The lower comb is maintained at or close to earth potential and is a drain for negative charge, leaving the belt with positive charges that are carried up to the top comb.

Collecting sphere

The top comb is connected to a collecting sphere which, having inherent electrical capacity (proportional to its radius) will collect and store the charge on its outer surface until discharged either by breakdown of the surrounding air as a spark, or by conduction to an adjacent earthed object.

Charging current

So long as the belt continues to move, the process continues, the drive (motor or manual) supplying the power to overcome the electrical repulsion between the charges collected on the sphere and those arriving on the belt.

The charging current is usually a few mA and potential difference achieved by “junior generators” will be 100-150 kV and by “senior” generators up to about 300 kV.

The whole apparatus

The mechanical arrangement of the belt/roller system is very simple. The lower roller is driven either manually or by motor. The former usually involves a hand wheel and pulley with belt-drive; this pulley can be mounted directly on the motor spindle. In “junior” models, fixed speed, shaded-pole induction motors are usual; “senior” models often incorporate small H.P. variable-speed (sewing-machine) motors, with carbon brushes, control being by either a simple rotary rheostat or a solid state circuit. The motors, control switches and mains input socket are housed in a metal or plastic enclosure, although some junior models have used a transparent plastic cake-cover.

The support column for the collecting sphere can be a simple PVC plastic rod or acrylic tube or a pair of acrylic strips with separators. In some models the belt is enclosed within a plastic pipe with “windows” along its length. Not all generators have means of adjusting the separation of the upper and lower rollers i.e. the belts have to be tailored for a particular machine.

Since the diameter of the collecting sphere determines the maximum p.d. (voltage) achievable, large spheres are mounted on taller columns to be more remote from the earth motor and control box.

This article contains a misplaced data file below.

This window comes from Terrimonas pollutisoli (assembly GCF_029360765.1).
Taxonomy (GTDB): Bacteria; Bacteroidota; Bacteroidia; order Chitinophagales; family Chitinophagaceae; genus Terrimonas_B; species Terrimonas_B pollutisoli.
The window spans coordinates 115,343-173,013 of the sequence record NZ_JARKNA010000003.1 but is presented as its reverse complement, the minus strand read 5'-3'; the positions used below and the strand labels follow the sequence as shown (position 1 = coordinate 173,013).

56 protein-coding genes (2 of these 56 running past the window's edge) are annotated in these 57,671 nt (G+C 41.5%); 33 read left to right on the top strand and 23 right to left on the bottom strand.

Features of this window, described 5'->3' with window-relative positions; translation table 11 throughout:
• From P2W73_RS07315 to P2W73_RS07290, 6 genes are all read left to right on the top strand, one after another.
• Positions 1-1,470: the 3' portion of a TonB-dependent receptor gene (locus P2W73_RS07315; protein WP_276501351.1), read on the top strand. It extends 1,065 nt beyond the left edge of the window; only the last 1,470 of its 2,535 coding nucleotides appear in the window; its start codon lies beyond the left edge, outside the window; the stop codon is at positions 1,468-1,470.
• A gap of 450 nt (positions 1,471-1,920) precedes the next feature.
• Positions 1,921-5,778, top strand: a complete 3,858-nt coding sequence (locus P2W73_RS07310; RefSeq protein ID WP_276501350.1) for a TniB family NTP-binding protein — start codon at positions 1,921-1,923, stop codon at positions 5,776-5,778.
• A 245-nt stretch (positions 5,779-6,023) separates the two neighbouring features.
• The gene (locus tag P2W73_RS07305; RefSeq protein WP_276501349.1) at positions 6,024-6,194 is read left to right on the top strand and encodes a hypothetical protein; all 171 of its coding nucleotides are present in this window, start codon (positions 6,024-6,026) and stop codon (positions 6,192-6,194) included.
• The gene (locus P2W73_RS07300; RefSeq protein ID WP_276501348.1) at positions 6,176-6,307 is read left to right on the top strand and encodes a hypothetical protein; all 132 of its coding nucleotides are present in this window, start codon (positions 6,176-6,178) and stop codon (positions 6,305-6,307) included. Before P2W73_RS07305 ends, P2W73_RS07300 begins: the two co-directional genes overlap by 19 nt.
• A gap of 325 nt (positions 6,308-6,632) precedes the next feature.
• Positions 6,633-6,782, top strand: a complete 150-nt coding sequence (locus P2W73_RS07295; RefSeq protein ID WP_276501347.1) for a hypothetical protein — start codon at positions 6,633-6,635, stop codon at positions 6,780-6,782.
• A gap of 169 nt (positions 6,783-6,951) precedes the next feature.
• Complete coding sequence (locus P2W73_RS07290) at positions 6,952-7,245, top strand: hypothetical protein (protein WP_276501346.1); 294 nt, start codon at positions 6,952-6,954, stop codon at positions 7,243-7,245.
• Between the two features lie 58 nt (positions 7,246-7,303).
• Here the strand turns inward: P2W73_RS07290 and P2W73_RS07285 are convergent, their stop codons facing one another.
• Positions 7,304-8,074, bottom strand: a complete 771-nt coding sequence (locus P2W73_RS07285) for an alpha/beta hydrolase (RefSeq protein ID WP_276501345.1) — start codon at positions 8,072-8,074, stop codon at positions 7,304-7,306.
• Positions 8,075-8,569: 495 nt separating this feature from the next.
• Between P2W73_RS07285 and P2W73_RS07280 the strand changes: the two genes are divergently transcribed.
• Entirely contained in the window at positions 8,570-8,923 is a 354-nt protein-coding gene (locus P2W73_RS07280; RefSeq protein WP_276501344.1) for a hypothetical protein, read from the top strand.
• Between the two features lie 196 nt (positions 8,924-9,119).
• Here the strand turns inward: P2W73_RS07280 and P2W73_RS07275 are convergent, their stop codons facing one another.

Machines are usually supplied with a “discharger", often another, smaller, sphere mounted on a metal rod that has to be earthed to draw sparks from the collecting sphere.

Demonstrations and accessories

Certainly the Van de Graaff generator can produce striking demonstrations. The usual experiments are:

Faraday’s cylinder to show electric charge resides on the outer surface of a charged hollow conductor.

Bouncing ball. Suspend a conducting ball a non-conducting thread. When the ball touches the charging sphere, it will become charged and be repelled away from the sphere. If the ball is then allowed to discharge (touching an earthed surface, or leaking charge to the air) it will be attracted once more to the sphere, to be recharged ... and so the process continues.

The head of hair is another demonstration of repulsion. Real hair or shredded paper strips bunched at one end are used and provide a sensitive means of detecting charge.

The electric wind is produced by release of ions at the end of a pointed conductor and is enough to deflect a candle’s flame.

Hamilton’s mill utilizes the electric wind at the pointed ends of four arms to cause rotation about a pivot. This is similar to the action of a lightning conductor, which allows charge transfer at sharp points.

Kinetic theory model You can show random motion of metallic balls continuously affected by repulsion and loss of charge within a transparent vessel.

Neon indicator shows luminous discharge from the gaseous excitation by the high electric fields near the generator.

An apparatus note on the Van de Graaff generator gives information about good housekeeping and repairs:

Van de Graaff generator


IOP DOMAINS Physics CPD programme

The IOP is proud to present our new Forces CPD Domain

This is the first of a collection of videos for you to view ahead of our live support sessions for teachers and coaches of physics.

Find out more